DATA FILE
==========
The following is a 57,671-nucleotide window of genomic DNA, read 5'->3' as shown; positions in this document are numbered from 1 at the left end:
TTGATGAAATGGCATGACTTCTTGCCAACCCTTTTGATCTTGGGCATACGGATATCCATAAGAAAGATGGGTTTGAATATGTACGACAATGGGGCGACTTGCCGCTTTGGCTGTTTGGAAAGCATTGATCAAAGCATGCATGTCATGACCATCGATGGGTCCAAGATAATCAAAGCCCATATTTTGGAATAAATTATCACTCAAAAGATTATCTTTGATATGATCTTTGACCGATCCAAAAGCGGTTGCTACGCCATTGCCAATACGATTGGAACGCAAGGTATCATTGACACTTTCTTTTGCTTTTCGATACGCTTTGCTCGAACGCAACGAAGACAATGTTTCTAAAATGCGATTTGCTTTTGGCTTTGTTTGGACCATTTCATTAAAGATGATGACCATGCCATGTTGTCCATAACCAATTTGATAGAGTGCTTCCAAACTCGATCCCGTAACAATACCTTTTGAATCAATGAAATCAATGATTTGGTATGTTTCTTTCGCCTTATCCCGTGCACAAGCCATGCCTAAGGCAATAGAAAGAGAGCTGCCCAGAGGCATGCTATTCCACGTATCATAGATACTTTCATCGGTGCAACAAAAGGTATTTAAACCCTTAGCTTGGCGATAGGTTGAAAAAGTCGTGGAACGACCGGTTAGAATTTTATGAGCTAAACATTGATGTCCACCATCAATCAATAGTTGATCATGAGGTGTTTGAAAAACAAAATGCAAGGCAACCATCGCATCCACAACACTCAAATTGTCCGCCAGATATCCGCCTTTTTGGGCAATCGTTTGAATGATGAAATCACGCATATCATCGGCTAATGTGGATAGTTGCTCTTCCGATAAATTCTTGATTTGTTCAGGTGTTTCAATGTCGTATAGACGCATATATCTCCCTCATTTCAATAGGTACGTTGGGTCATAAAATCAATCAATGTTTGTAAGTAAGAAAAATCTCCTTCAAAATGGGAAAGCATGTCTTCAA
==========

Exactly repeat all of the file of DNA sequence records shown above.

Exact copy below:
The following is a 57,671-nucleotide window of genomic DNA, read 5'->3' as shown; positions in this document are numbered from 1 at the left end:
TTGATGAAATGGCATGACTTCTTGCCAACCCTTTTGATCTTGGGCATACGGATATCCATAAGAAAGATGGGTTTGAATATGTACGACAATGGGGCGACTTGCCGCTTTGGCTGTTTGGAAAGCATTGATCAAAGCATGCATGTCATGACCATCGATGGGTCCAAGATAATCAAAGCCCATATTTTGGAATAAATTATCACTCAAAAGATTATCTTTGATATGATCTTTGACCGATCCAAAAGCGGTTGCTACGCCATTGCCAATACGATTGGAACGCAAGGTATCATTGACACTTTCTTTTGCTTTTCGATACGCTTTGCTCGAACGCAACGAAGACAATGTTTCTAAAATGCGATTTGCTTTTGGCTTTGTTTGGACCATTTCATTAAAGATGATGACCATGCCATGTTGTCCATAACCAATTTGATAGAGTGCTTCCAAACTCGATCCCGTAACAATACCTTTTGAATCAATGAAATCAATGATTTGGTATGTTTCTTTCGCCTTATCCCGTGCACAAGCCATGCCTAAGGCAATAGAAAGAGAGCTGCCCAGAGGCATGCTATTCCACGTATCATAGATACTTTCATCGGTGCAACAAAAGGTATTTAAACCCTTAGCTTGGCGATAGGTTGAAAAAGTCGTGGAACGACCGGTTAGAATTTTATGAGCTAAACATTGATGTCCACCATCAATCAATAGTTGATCATGAGGTGTTTGAAAAACAAAATGCAAGGCAACCATCGCATCCACAACACTCAAATTGTCCGCCAGATATCCGCCTTTTTGGGCAATCGTTTGAATGATGAAATCACGCATATCATCGGCTAATGTGGATAGTTGCTCTTCCGATAAATTCTTGATTTGTTCAGGTGTTTCAATGTCGTATAGACGCATATATCTCCCTCATTTCAATAGGTACGTTGGGTCATAAAATCAATCAATGTTTGTAAGTAAGAAAAATCTCCTTCAAAATGGGAAAGCATGTCTTCAA